• Yes agree with you too. Just searching for a solution out of that.

    • The masons was originally a society meant to keep secret stone building techniques. Now days it origins are downplayed in favor of their previous political power. In 1840 the connection was obvious especially since the mansons were publicly responsible for funding a great number of the large scale stone building projects in the US. The masons were not commonly referred to as freemasons by the ordinary person till the late 1800s after The Cask of Amontillado was written.

    • Well, ok, but anyway, Fortunato is part of the secret society, Montresor is joking about being a brick-layer.

      For more hilarious secret society humor, read anything Robert Anton Wilson ever wrote, or watch that Stonecutters episode of The Simpsons. Basically, Edgar Allen Poe created both of them with this single knee-slapper.

  10. For the record then:

    The times table, the letters, the toy bird and the tubes either as toys or as the parentheses for math suggest some sort of elementary education or school room. The masonry equipment, in combination certainly with text about someone working and chopping and hammering sounds suggests “construction” or something like that.
    The three barrels and the tree go together like a donut and hole. “Three” – “Tree” = “H”. The wine rack and the bottles in the corner give us “4” and we have “S WaY” on this wall. Put them together and we get “4H’s way”. Google it and discover it is “Learning through doing”. Well now – that fits nicely with the other parts of the room giving us “education” and “construction”. We have confirmation. What do we do with this? Well there is a little bit of the room we have not used. 1 barrel by the wine rack, 2 by the door, and 3 by the bird. 1,2,3…4 (learn by doing).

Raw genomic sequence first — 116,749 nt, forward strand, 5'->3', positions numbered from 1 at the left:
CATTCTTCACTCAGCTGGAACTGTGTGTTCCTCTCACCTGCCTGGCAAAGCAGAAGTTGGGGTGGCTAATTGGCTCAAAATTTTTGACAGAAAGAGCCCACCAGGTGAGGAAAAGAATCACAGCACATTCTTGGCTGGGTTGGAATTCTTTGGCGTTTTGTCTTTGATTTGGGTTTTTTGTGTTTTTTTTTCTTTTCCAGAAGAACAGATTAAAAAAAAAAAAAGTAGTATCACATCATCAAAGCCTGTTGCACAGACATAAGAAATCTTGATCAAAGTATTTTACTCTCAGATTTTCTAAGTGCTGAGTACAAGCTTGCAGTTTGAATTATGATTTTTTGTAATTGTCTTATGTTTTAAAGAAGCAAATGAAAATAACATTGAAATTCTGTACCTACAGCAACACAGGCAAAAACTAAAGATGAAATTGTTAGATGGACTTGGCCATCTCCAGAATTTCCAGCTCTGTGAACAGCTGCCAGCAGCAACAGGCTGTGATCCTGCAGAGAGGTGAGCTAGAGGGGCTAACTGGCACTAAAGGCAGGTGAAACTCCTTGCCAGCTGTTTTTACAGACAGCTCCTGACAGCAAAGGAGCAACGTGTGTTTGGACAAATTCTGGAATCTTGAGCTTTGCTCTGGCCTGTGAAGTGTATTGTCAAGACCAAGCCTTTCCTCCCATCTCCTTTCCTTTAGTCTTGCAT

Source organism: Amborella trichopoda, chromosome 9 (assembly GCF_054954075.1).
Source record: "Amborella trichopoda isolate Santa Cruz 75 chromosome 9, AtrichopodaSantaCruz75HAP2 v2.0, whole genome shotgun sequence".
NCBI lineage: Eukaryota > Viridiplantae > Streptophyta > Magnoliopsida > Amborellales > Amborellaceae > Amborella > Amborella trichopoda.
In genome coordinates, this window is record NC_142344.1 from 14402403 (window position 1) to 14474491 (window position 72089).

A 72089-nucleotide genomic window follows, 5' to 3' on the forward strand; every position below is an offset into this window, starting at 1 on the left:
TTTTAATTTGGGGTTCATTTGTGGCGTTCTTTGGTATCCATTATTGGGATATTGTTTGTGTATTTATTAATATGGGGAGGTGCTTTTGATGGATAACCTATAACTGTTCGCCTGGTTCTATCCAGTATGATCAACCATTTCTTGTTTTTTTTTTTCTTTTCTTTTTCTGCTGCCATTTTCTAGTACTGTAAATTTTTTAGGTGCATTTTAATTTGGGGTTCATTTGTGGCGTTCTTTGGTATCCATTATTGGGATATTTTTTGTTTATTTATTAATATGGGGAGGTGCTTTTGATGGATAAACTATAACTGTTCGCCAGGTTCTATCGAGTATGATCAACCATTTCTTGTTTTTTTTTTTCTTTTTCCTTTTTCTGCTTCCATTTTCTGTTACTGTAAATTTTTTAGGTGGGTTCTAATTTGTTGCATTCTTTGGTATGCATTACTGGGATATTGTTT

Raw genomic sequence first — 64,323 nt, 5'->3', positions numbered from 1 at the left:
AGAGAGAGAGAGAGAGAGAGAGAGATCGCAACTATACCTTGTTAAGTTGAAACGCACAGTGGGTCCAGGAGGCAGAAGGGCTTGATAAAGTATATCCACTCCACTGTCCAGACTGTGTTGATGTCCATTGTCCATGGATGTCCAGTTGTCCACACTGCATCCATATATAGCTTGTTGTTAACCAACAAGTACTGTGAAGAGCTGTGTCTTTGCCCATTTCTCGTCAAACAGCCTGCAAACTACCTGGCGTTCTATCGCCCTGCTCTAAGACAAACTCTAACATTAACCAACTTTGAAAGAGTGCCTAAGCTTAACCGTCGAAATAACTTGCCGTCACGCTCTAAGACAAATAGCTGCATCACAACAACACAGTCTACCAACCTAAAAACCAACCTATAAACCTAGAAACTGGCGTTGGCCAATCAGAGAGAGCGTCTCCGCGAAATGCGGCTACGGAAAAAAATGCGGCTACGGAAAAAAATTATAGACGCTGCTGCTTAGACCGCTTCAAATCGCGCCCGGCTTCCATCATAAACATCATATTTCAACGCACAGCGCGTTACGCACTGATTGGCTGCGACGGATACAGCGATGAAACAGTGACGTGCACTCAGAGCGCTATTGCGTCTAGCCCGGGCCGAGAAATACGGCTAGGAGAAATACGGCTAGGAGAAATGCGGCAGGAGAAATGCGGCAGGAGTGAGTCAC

11. Nobody wants to put together the bricks…?

    How about this one: But the Tree together with the three barrels under it using “donut hole” method.

  12. The barrel pointing to 12 along with the ladder I’ll take as a false door clue, along with the even more obvious and more wrong “s way”. The trowel is less obvious and sits on “4″ objects making it the correct one of the set. IMO

    The bottle does not point at 11, really. This “4-bit” bottle of what was “4-tified” wine points at 4 bottles labeled with a for/4 tag. So – getting ahead of myself, I take that corner, and the wine rack to represent “4″ for the room level puzzle.

    • Empty could reinforce the barrel being wrong – but the text does not say it is empty is my problem there. Only the bottles. It could be empty of course.

  13. Ok somebody please shout this one out. Take the bird and all things under it. Collectively what do they suggest ?

    • Well, you description you give seems to be pointing to Kindergarten, I guess, though that times table doesn’t belong there, so maybe elementary school? Though, I don’t see a kid doing multiplication and playing with that toy at the same point during any part of their life.

    • Well, I don’t want to rely too much on my description, because I’m trying not to be too leading. But removed from all other context I think those objects bring to mind some sort of elementary education. A school room of some sort. Something in that area anyway. One might wonder about the tubes, but if you’ve solved the math problem and think that they give you a needed set of parentheses, then that is not a concern.

      OK next grouping in the room- I’m going to lead a little too. Because my first take on the bricks and morter was to think of the prisoner and the story. But we need to take it out of that context and just focus on what the stuff there suggests all by itself. Add to it the hammering and chopping we hear. What is suggested?

  14. Trowel points to 4. Sits on 4 objects.

    S way sign and ladder make an odd one in solution